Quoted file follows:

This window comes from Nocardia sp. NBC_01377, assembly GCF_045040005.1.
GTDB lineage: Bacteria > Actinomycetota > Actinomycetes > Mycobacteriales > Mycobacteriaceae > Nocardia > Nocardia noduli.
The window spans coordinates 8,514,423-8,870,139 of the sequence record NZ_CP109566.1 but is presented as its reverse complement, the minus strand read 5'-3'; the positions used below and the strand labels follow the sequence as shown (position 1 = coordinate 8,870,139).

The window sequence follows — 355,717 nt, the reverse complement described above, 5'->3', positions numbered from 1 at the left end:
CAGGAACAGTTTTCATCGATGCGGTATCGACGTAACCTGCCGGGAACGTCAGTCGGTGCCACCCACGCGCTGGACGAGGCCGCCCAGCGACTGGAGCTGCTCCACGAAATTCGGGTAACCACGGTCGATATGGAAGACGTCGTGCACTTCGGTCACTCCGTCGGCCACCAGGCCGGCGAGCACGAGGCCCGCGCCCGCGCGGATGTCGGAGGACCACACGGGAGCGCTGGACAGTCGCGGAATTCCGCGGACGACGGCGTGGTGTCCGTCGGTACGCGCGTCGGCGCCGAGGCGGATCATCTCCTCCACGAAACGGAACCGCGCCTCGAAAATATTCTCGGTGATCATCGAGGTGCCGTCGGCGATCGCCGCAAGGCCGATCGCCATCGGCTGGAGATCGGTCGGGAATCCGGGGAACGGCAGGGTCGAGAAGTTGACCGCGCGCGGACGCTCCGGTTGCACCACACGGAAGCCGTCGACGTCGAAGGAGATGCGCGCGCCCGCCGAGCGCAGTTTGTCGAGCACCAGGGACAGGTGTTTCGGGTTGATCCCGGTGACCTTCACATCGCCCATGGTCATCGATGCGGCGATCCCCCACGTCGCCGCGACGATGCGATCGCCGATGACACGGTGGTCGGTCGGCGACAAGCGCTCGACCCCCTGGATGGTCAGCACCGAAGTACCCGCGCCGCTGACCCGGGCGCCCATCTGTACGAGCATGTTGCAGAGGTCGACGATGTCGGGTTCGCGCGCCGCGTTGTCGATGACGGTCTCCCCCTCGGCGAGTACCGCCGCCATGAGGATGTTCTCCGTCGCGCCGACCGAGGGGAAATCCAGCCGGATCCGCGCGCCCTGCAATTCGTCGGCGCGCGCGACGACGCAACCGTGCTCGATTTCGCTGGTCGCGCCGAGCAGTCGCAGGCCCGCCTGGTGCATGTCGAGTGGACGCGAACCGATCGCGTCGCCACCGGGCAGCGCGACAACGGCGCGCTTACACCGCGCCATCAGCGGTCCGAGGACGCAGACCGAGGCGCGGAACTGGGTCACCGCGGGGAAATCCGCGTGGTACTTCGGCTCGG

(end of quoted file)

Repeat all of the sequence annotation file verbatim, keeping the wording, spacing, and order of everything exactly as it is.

This window comes from Nocardia sp. NBC_01377, assembly GCF_045040005.1.
GTDB lineage: Bacteria > Actinomycetota > Actinomycetes > Mycobacteriales > Mycobacteriaceae > Nocardia > Nocardia noduli.
The window spans coordinates 8,514,423-8,870,139 of the sequence record NZ_CP109566.1 but is presented as its reverse complement, the minus strand read 5'-3'; the positions used below and the strand labels follow the sequence as shown (position 1 = coordinate 8,870,139).

The window sequence follows — 355,717 nt, the reverse complement described above, 5'->3', positions numbered from 1 at the left end:
CAGGAACAGTTTTCATCGATGCGGTATCGACGTAACCTGCCGGGAACGTCAGTCGGTGCCACCCACGCGCTGGACGAGGCCGCCCAGCGACTGGAGCTGCTCCACGAAATTCGGGTAACCACGGTCGATATGGAAGACGTCGTGCACTTCGGTCACTCCGTCGGCCACCAGGCCGGCGAGCACGAGGCCCGCGCCCGCGCGGATGTCGGAGGACCACACGGGAGCGCTGGACAGTCGCGGAATTCCGCGGACGACGGCGTGGTGTCCGTCGGTACGCGCGTCGGCGCCGAGGCGGATCATCTCCTCCACGAAACGGAACCGCGCCTCGAAAATATTCTCGGTGATCATCGAGGTGCCGTCGGCGATCGCCGCAAGGCCGATCGCCATCGGCTGGAGATCGGTCGGGAATCCGGGGAACGGCAGGGTCGAGAAGTTGACCGCGCGCGGACGCTCCGGTTGCACCACACGGAAGCCGTCGACGTCGAAGGAGATGCGCGCGCCCGCCGAGCGCAGTTTGTCGAGCACCAGGGACAGGTGTTTCGGGTTGATCCCGGTGACCTTCACATCGCCCATGGTCATCGATGCGGCGATCCCCCACGTCGCCGCGACGATGCGATCGCCGATGACACGGTGGTCGGTCGGCGACAAGCGCTCGACCCCCTGGATGGTCAGCACCGAAGTACCCGCGCCGCTGACCCGGGCGCCCATCTGTACGAGCATGTTGCAGAGGTCGACGATGTCGGGTTCGCGCGCCGCGTTGTCGATGACGGTCTCCCCCTCGGCGAGTACCGCCGCCATGAGGATGTTCTCCGTCGCGCCGACCGAGGGGAAATCCAGCCGGATCCGCGCGCCCTGCAATTCGTCGGCGCGCGCGACGACGCAACCGTGCTCGATTTCGCTGGTCGCGCCGAGCAGTCGCAGGCCCGCCTGGTGCATGTCGAGTGGACGCGAACCGATCGCGTCGCCACCGGGCAGCGCGACAACGGCGCGCTTACACCGCGCCATCAGCGGTCCGAGGACGCAGACCGAGGCGCGGAACTGGGTCACCGCGGGGAAATCCGCGTGGTACTTCGGCTCGG